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Posted 10.20.11 | PERMALINK | ESSAY

Jason Griffiths: Manifest Destiny: A Guide to the Essential Indifference of American Suburban Housing



Lot Lines
The property lines between suburban lots are often difficult to see — the result, in part, of the consensus among its occupants not to build fences or walls between individual houses. This tradition can be traced back to the earliest North American suburbs and the legacy of the Parkway green space running through the center of each community. Here the lack of any division between properties produces a continuous belt of grass lawns uniting each lot along the roadside, an arrangement contrived to maintain the romantic idyll of suburban homes set within a “natural” landscape. In effect, the lawn takes on a dual role as both the private extension of outdoor space belonging to a particular property and a linear public park. The mutual exclusivity of these two functions, however, means that in practice it oscillates between the two. Despite the ephemerality of these property lines, owners understand them in a very tangible way, abiding by the rules of adjacency and respecting the proprietorial lot. To the untrained eye, barriers between lots can be detected in the slight tonal differences generated by discordant mowing schedules and the subtle variations in grass type and weed-killer. While these minute horticultural differences offer perhaps the most subtle of suburban effects, they are also one of the most important for the way in which they maintain the unique and rarefied aura of outdoor suburban space.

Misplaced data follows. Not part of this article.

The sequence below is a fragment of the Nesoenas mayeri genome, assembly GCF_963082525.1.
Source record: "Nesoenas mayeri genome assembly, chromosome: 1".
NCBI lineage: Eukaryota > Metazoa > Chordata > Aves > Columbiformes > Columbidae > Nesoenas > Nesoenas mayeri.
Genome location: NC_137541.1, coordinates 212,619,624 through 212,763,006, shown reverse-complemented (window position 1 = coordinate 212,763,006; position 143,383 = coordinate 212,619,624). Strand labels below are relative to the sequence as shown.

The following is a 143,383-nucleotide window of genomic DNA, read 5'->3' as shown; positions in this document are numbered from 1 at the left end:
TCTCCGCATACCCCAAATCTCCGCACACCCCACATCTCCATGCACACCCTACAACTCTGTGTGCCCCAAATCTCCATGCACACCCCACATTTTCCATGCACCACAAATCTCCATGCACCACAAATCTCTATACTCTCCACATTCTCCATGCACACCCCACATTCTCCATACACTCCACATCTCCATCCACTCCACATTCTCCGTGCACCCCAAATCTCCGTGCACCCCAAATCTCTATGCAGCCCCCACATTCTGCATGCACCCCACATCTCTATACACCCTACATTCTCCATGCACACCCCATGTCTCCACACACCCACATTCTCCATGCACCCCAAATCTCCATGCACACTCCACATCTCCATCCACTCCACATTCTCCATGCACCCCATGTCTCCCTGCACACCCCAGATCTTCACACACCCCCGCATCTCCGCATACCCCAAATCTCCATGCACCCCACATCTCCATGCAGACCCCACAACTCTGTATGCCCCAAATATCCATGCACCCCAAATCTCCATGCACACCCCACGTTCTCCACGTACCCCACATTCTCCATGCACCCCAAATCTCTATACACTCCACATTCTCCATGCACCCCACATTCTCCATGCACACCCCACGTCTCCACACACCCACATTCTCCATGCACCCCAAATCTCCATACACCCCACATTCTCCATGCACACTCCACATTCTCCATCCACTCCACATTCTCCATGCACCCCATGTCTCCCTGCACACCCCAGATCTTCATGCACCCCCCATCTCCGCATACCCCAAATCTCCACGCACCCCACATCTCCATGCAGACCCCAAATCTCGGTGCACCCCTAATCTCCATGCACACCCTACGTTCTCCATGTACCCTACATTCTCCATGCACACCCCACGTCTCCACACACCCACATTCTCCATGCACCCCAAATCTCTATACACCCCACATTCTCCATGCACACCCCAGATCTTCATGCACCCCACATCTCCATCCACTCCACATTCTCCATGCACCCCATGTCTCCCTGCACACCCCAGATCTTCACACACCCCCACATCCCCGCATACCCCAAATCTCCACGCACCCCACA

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ABOUT THE ESSAY

Manifest Destiny: A Guide to the Essential Indifference of American Suburban Housing
On Places, British architect Jason Griffiths offers a close reading of modern American suburbia, where mass production meets the myth of the arcadian frontier.
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ABOUT THE AUTHOR

Jason Griffiths is an assistant professor of architecture at the Design School at Arizona State University.
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